Some of their neighbours interchanged glances, and one of them─one of the ill-bred people whom one does meet abroad─leant forward over the table and actually intruded into their argument.
1. intrude [ɪnˋtrud] (v.) to become involved in a situation in a way that is not welcome to other people, for example by getting involved in their private lives
Example: I was very concerned about her but I didn't want to intrude.
Example: Civil Rights campaigners say the new laws will intrude on people's personal freedom.
(v.) to enter a place where you are not allowed to go
Example: One of their planes intruded into our airspace.
intruder (n.) someone who enters a place where they are not allowed to go, especially to commit a crime
Example: The dog scared off intruders who had tried to break into the house.
(n.) someone who becomes involved in a situation in which they are not welcome
Example: I don't belong here. I feel like an intruder.
intrusion (n.) something that interrupts a peaceful situation or a private event
Example: It's so quiet here that the occasional distant noise is the only intrusion.
(n.) the act of becoming involved in something in a way that is not welcome
Example: How do you deal with the constant intrusions of the media?
Example: This is another example of government intrusion into football.
intrusive (adj.) interrupting a peaceful situation
Example: intrusive noise/ lights/ tourists
(adj.) becoming involved in something in a way that is not welcome
Example: I found their question quite intrusive.
He didn't look at the ladies as he spoke, but his voice was perplexed and sorrowful.
2. perplex [pɚˋplɛks] (v.) to make someone feel perplexed
perplexed (adj.) confused because you cannot understand something: bewildered
Example: ‘ What's the matter?’ Rob said, looking totally perplexed.
perplexing (adj.) confusing
perplexity [pɚˋplɛksɪtɪ] (n.) a confused feeling because you cannot understand something: confusion
Example: They stared in perplexity at the map.
(n.) [ usually plural ] something that makes a subject or situation difficult to understand
Example: the perplexities of human biology
〝No harm, of course. But we could not be under an obligation.〞
3. obligation (n.) a grateful feeling that you have towards someone who has done something for you
Example: She felt a certain obligation towards him because of everything he had done for her in the past.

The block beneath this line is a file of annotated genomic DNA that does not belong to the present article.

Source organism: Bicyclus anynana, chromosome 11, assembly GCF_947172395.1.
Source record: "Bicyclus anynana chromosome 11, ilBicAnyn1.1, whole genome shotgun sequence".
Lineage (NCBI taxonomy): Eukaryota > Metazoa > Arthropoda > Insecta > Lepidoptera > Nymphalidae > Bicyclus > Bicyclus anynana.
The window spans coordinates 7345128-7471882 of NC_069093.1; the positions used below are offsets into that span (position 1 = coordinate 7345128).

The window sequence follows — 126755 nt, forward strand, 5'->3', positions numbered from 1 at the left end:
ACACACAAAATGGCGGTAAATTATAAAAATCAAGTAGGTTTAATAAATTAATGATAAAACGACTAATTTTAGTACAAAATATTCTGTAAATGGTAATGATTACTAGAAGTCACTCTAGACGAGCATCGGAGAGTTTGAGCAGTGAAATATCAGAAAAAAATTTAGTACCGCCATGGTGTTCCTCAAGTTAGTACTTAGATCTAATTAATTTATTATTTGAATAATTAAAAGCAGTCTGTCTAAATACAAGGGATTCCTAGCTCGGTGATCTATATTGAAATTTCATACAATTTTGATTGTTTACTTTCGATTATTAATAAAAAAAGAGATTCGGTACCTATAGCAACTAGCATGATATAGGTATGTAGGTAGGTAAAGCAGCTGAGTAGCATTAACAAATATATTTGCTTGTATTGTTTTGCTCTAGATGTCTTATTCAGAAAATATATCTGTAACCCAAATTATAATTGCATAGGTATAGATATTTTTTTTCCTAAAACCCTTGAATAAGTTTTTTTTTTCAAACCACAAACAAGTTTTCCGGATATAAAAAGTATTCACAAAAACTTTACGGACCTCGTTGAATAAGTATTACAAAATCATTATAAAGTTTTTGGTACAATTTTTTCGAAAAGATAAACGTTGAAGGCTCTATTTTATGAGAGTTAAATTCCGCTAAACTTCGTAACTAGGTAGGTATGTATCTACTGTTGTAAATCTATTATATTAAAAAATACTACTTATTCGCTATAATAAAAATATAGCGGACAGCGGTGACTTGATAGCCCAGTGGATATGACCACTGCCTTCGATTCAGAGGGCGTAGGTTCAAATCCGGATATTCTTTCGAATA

Example: Emma felt a tremendous sense of obligation towards her sister.
(n.) something that you must to do for legal or moral reasons
Example: The company have an obligation to its customers.
Example: Estimates are availabe on request, without obligation.
under an obligation 1 forced to do something for legal or moral reasons
Example: Our client is under no obligation to accept your offer.
Example: Local authorities should be placed under an obligation to complete the work.
2 feeling grateful towards someone who has done something for you
Example: I just don't want to be under an obligation to him.
obligatory [əˋblɪgə͵torɪ] (adj.) [ formal ] something that is obligatory must be done in order to obey a law or rule: compulsory, mandatory
Example: It is obligatory for members to be insured.
obligated [ˋɑblɪgetɪd] (adj.) [ formal ] be/ feel obligated to do sth if you are obligated to do something, you must do it because it is your duty or it is morally right
Example: The committee are then obligated to take any comments into consideration.
be/ feel obligated to sb to feel that you owe someone something because of what they have done for you
oblige [əˋblaɪdʒ] (v.) [ usually passive ] [ formal ] to force someone to do something because it is the law, a rule, or a duty
Example: Employers are legally obliged to pay the minimum wage.
(v.) to help someone by doing something that they have asked you to do
Example: If there's anything else I can do, I'm always happy to oblige.
obliging [əˋblaɪdʒɪŋ] (adj.) willing to help someone
Example: An obliging porter carried our bags to our room.
4. compulsory [kəmˋpʌlsərɪ] something that is compulsory must be done because of a rule or law
Example: School uniform is no longer compulsory in many British schools.
5. mandatory [ˋmændə͵torɪ] (adj.) ordered by a law or rule
Example: A new accounting system will soon become mandatory for all departments.
Example: It's mandatory to wear a seat belt in the UK.